The receptionist may not be the right person to create a sales forecast dashboard. Neither is the CEO; she may have the knowledge but not time.

Finally, you have a data engineer or a data scientist who can crunch the data to get insights you never ever knew you may need. Or, more importantly, an engineer’s discipline when it comes to taking care of data quality, testing things out, and keeping them maintainable. However, their intuition will be somehow limited when it comes to which insights are actually useful for running your business.

The true agility happens when all these personas get the right level of analytical power and can work together in a well-defined collaborative environment.

Three principles of agile self-service BI

The best-kept secret of agile self-service business intelligence is in these three principles:

  • Give the right people the right set of tools and capabilities
  • Create a collaborative environment
  • Create a process to govern how this collaboration leads to continuous improvement of your analytics

If these principles are followed, each of your personas—like the marketing leader, the CEO, or data engineer—can use analytics and BI successfully. The marketing leader has the tools she needs to drill down into relevant data and use it to improve how her team functions. The CEO can reference high-level insights without getting bogged down by more detailed team-level data.

A more data savvy individual contributor can easily create new insights or new computations or even upload new data sets to prototype what he or his bosses need.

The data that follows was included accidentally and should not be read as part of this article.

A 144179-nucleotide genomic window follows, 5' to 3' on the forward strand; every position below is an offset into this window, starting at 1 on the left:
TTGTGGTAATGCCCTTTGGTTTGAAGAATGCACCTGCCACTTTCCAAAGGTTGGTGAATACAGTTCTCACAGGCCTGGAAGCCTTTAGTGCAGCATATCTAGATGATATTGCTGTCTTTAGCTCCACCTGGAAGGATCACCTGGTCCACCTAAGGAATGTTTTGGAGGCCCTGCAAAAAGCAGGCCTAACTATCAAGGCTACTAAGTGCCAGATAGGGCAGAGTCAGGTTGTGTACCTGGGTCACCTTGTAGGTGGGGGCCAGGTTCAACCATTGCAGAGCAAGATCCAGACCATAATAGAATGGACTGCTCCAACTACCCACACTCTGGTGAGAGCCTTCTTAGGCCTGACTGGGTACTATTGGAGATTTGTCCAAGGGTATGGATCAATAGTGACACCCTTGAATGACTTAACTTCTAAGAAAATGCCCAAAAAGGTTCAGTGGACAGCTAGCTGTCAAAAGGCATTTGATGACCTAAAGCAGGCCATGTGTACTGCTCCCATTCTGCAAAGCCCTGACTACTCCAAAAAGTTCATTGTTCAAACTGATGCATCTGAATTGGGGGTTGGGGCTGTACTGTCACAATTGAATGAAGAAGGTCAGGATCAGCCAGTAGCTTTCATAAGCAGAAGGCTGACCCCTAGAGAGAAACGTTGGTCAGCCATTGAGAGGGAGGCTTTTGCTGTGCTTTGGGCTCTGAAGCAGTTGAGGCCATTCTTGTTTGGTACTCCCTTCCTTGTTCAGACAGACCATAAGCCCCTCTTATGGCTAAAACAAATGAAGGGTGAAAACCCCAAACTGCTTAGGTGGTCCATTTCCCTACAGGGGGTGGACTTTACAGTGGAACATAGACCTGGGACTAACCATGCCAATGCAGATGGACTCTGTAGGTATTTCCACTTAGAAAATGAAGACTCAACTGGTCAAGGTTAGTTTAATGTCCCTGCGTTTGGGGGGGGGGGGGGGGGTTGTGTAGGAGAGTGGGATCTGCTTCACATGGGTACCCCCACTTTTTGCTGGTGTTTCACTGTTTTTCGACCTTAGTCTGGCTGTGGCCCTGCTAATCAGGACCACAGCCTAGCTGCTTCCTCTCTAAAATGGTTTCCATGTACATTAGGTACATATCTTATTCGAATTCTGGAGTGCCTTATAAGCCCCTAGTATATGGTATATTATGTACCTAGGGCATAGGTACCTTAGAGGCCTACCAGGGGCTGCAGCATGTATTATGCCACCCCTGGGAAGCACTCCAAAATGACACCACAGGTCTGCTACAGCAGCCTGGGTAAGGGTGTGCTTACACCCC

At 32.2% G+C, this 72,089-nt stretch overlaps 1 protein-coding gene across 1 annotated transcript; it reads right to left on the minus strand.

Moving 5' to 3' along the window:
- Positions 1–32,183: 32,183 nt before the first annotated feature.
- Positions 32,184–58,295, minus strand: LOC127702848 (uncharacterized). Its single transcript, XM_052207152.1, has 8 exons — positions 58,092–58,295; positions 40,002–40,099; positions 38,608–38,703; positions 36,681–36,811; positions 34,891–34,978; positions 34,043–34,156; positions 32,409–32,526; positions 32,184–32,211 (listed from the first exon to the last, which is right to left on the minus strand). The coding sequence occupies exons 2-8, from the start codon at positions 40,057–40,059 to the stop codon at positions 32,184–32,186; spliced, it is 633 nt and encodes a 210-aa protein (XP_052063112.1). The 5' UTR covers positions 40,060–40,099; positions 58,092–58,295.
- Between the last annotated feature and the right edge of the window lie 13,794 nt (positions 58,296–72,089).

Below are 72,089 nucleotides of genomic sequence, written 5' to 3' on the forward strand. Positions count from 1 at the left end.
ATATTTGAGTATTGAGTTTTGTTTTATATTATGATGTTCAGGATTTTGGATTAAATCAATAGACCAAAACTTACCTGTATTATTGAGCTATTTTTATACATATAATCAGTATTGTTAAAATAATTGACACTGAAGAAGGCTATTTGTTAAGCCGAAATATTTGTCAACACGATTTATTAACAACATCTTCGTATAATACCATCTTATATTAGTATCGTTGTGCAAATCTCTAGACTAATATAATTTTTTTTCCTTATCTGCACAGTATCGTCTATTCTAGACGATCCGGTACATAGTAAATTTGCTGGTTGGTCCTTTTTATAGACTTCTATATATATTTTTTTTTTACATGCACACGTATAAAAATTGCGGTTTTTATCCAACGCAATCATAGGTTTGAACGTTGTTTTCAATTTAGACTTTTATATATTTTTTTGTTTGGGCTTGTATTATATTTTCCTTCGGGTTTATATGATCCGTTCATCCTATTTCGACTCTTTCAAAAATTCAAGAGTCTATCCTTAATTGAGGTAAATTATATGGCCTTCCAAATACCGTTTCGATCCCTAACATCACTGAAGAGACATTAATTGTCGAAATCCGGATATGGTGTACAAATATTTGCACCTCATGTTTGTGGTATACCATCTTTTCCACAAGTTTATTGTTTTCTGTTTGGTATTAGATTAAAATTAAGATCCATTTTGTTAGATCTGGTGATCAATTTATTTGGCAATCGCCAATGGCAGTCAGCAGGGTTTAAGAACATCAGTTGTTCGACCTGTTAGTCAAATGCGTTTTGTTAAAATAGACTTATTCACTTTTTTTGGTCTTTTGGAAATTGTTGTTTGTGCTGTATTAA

Finally, an administrator with an engineer’s discipline and a sense for software life cycle management makes sure that the good ideas come quickly to production on time while still meeting certain quality criteria.

Together, each of these distinct personas can use BI to improve their own performance, the performance of their team, and, ideally, the performance of their organization as a whole.

How do you get there?

I am working for a data platform company. It is tempting to close this blog post with a bold statement that our product is the only true self-service BI tool.

But if you read this blog to this point, you know I am not going to do that for two reasons:

  1. A sustainable self-service BI is not something you can just buy.
  2. The whole self-service thing (if done right) is just about making your data analytics environment more agile.

There is some obvious minimum set of analytics capabilities for a data platform that will help you achieve this sort of agile self-service environment (besides tablestakes features such as data visualization, pivot tables, or dashboards):

  • Semantic layer that enables business users to simply articulate powerful data queries across multiple datasets
  • Strong role-based access control that gives the proper level of content management rights to the right people
  • Data governance framework to prevent chaos from taking over your solution
  • Customization support so business users can extend the curated semantic layer by uploading their data or creating their own calculation while distinguishing them from the curated set of data
  • Prototyping support so power users can clone existing analytics artifacts or environments to prototype new capabilities

Again, no tool by itself will get you there; knowing your personas and setting up a clearly described agile process is the key.

May 29, 2019